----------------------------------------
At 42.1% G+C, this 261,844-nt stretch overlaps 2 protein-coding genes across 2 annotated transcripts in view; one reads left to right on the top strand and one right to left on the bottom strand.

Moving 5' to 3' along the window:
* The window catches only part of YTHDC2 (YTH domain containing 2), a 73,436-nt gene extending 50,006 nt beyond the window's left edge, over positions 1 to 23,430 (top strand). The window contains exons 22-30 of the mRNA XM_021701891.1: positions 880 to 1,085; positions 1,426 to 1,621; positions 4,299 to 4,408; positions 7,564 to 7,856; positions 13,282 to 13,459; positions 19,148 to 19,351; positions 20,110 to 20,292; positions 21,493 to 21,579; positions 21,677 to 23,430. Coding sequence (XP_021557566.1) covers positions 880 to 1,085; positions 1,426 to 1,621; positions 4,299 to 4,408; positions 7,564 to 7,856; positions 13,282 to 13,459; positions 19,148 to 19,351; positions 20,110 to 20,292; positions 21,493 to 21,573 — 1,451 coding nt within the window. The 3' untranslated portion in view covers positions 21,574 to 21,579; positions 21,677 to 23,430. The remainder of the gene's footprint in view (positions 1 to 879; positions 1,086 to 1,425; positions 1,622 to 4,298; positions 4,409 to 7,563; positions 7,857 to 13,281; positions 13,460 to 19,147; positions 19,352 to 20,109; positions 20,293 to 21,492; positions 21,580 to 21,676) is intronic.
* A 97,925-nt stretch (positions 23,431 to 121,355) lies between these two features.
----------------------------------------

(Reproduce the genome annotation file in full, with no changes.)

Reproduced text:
At 42.1% G+C, this 261,844-nt stretch overlaps 2 protein-coding genes across 2 annotated transcripts in view; one reads left to right on the top strand and one right to left on the bottom strand.

Moving 5' to 3' along the window:
* The window catches only part of YTHDC2 (YTH domain containing 2), a 73,436-nt gene extending 50,006 nt beyond the window's left edge, over positions 1 to 23,430 (top strand). The window contains exons 22-30 of the mRNA XM_021701891.1: positions 880 to 1,085; positions 1,426 to 1,621; positions 4,299 to 4,408; positions 7,564 to 7,856; positions 13,282 to 13,459; positions 19,148 to 19,351; positions 20,110 to 20,292; positions 21,493 to 21,579; positions 21,677 to 23,430. Coding sequence (XP_021557566.1) covers positions 880 to 1,085; positions 1,426 to 1,621; positions 4,299 to 4,408; positions 7,564 to 7,856; positions 13,282 to 13,459; positions 19,148 to 19,351; positions 20,110 to 20,292; positions 21,493 to 21,573 — 1,451 coding nt within the window. The 3' untranslated portion in view covers positions 21,574 to 21,579; positions 21,677 to 23,430. The remainder of the gene's footprint in view (positions 1 to 879; positions 1,086 to 1,425; positions 1,622 to 4,298; positions 4,409 to 7,563; positions 7,857 to 13,281; positions 13,460 to 19,147; positions 19,352 to 20,109; positions 20,293 to 21,492; positions 21,580 to 21,676) is intronic.
* A 97,925-nt stretch (positions 23,431 to 121,355) lies between these two features.